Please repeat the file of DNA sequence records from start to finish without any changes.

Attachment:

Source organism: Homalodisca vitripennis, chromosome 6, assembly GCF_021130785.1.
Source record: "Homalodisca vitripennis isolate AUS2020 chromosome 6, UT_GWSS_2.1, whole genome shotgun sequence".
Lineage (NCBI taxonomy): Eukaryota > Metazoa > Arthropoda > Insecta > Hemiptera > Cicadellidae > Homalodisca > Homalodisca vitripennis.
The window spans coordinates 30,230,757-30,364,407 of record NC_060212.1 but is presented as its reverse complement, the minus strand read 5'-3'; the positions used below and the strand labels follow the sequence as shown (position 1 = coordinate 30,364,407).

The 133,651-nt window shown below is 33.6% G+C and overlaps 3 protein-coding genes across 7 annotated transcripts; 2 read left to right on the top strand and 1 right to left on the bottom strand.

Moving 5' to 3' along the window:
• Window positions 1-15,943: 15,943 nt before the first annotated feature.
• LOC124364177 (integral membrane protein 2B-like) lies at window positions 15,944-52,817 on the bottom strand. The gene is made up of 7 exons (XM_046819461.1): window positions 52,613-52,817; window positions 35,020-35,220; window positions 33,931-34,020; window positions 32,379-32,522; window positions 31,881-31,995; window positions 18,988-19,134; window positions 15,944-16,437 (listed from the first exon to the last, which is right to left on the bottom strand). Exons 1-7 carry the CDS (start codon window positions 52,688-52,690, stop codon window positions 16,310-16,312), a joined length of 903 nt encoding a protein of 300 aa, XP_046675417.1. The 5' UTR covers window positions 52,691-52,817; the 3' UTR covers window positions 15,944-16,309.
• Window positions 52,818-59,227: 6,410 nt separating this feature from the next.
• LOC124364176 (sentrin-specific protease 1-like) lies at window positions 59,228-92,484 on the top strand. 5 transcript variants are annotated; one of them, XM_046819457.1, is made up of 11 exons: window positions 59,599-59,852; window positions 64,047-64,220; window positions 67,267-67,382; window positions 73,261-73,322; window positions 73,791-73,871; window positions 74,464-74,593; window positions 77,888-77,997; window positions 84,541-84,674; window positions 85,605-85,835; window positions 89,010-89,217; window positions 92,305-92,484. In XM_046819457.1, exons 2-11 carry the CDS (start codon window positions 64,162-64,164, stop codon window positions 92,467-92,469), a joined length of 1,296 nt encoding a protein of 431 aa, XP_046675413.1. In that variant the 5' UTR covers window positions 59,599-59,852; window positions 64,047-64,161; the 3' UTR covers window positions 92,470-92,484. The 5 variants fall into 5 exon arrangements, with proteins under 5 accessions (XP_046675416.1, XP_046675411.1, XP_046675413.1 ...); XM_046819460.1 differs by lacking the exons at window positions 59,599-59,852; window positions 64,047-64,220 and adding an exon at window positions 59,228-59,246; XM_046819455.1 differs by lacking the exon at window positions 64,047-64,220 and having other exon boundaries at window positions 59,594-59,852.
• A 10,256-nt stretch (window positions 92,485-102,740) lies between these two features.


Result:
Source organism: Homalodisca vitripennis, chromosome 6, assembly GCF_021130785.1.
Source record: "Homalodisca vitripennis isolate AUS2020 chromosome 6, UT_GWSS_2.1, whole genome shotgun sequence".
Lineage (NCBI taxonomy): Eukaryota > Metazoa > Arthropoda > Insecta > Hemiptera > Cicadellidae > Homalodisca > Homalodisca vitripennis.
The window spans coordinates 30,230,757-30,364,407 of record NC_060212.1 but is presented as its reverse complement, the minus strand read 5'-3'; the positions used below and the strand labels follow the sequence as shown (position 1 = coordinate 30,364,407).

The 133,651-nt window shown below is 33.6% G+C and overlaps 3 protein-coding genes across 7 annotated transcripts; 2 read left to right on the top strand and 1 right to left on the bottom strand.

Moving 5' to 3' along the window:
• Window positions 1-15,943: 15,943 nt before the first annotated feature.
• LOC124364177 (integral membrane protein 2B-like) lies at window positions 15,944-52,817 on the bottom strand. The gene is made up of 7 exons (XM_046819461.1): window positions 52,613-52,817; window positions 35,020-35,220; window positions 33,931-34,020; window positions 32,379-32,522; window positions 31,881-31,995; window positions 18,988-19,134; window positions 15,944-16,437 (listed from the first exon to the last, which is right to left on the bottom strand). Exons 1-7 carry the CDS (start codon window positions 52,688-52,690, stop codon window positions 16,310-16,312), a joined length of 903 nt encoding a protein of 300 aa, XP_046675417.1. The 5' UTR covers window positions 52,691-52,817; the 3' UTR covers window positions 15,944-16,309.
• Window positions 52,818-59,227: 6,410 nt separating this feature from the next.
• LOC124364176 (sentrin-specific protease 1-like) lies at window positions 59,228-92,484 on the top strand. 5 transcript variants are annotated; one of them, XM_046819457.1, is made up of 11 exons: window positions 59,599-59,852; window positions 64,047-64,220; window positions 67,267-67,382; window positions 73,261-73,322; window positions 73,791-73,871; window positions 74,464-74,593; window positions 77,888-77,997; window positions 84,541-84,674; window positions 85,605-85,835; window positions 89,010-89,217; window positions 92,305-92,484. In XM_046819457.1, exons 2-11 carry the CDS (start codon window positions 64,162-64,164, stop codon window positions 92,467-92,469), a joined length of 1,296 nt encoding a protein of 431 aa, XP_046675413.1. In that variant the 5' UTR covers window positions 59,599-59,852; window positions 64,047-64,161; the 3' UTR covers window positions 92,470-92,484. The 5 variants fall into 5 exon arrangements, with proteins under 5 accessions (XP_046675416.1, XP_046675411.1, XP_046675413.1 ...); XM_046819460.1 differs by lacking the exons at window positions 59,599-59,852; window positions 64,047-64,220 and adding an exon at window positions 59,228-59,246; XM_046819455.1 differs by lacking the exon at window positions 64,047-64,220 and having other exon boundaries at window positions 59,594-59,852.
• A 10,256-nt stretch (window positions 92,485-102,740) lies between these two features.